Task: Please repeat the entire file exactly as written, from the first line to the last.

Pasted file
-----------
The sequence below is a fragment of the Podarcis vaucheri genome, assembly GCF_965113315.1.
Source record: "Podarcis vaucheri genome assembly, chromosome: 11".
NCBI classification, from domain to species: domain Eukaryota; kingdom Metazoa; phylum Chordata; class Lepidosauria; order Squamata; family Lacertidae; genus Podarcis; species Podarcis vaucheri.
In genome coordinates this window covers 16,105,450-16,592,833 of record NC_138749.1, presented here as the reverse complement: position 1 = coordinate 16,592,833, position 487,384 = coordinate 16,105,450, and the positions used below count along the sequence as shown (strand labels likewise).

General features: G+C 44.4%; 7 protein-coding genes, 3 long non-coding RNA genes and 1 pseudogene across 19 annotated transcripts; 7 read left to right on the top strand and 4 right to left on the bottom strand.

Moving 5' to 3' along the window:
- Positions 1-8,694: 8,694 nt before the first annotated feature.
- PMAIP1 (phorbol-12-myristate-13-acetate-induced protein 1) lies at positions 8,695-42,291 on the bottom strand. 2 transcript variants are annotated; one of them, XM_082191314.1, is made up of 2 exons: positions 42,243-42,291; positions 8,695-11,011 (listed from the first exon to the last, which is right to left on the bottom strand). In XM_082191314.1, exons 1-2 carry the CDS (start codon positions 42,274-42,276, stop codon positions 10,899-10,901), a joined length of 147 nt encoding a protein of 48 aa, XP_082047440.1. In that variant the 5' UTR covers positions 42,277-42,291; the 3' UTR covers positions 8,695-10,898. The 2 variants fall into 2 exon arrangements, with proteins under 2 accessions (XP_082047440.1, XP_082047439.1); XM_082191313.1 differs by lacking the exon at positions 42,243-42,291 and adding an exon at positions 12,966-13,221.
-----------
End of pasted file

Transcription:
The sequence below is a fragment of the Podarcis vaucheri genome, assembly GCF_965113315.1.
Source record: "Podarcis vaucheri genome assembly, chromosome: 11".
NCBI classification, from domain to species: domain Eukaryota; kingdom Metazoa; phylum Chordata; class Lepidosauria; order Squamata; family Lacertidae; genus Podarcis; species Podarcis vaucheri.
In genome coordinates this window covers 16,105,450-16,592,833 of record NC_138749.1, presented here as the reverse complement: position 1 = coordinate 16,592,833, position 487,384 = coordinate 16,105,450, and the positions used below count along the sequence as shown (strand labels likewise).

General features: G+C 44.4%; 7 protein-coding genes, 3 long non-coding RNA genes and 1 pseudogene across 19 annotated transcripts; 7 read left to right on the top strand and 4 right to left on the bottom strand.

Moving 5' to 3' along the window:
- Positions 1-8,694: 8,694 nt before the first annotated feature.
- PMAIP1 (phorbol-12-myristate-13-acetate-induced protein 1) lies at positions 8,695-42,291 on the bottom strand. 2 transcript variants are annotated; one of them, XM_082191314.1, is made up of 2 exons: positions 42,243-42,291; positions 8,695-11,011 (listed from the first exon to the last, which is right to left on the bottom strand). In XM_082191314.1, exons 1-2 carry the CDS (start codon positions 42,274-42,276, stop codon positions 10,899-10,901), a joined length of 147 nt encoding a protein of 48 aa, XP_082047440.1. In that variant the 5' UTR covers positions 42,277-42,291; the 3' UTR covers positions 8,695-10,898. The 2 variants fall into 2 exon arrangements, with proteins under 2 accessions (XP_082047440.1, XP_082047439.1); XM_082191313.1 differs by lacking the exon at positions 42,243-42,291 and adding an exon at positions 12,966-13,221.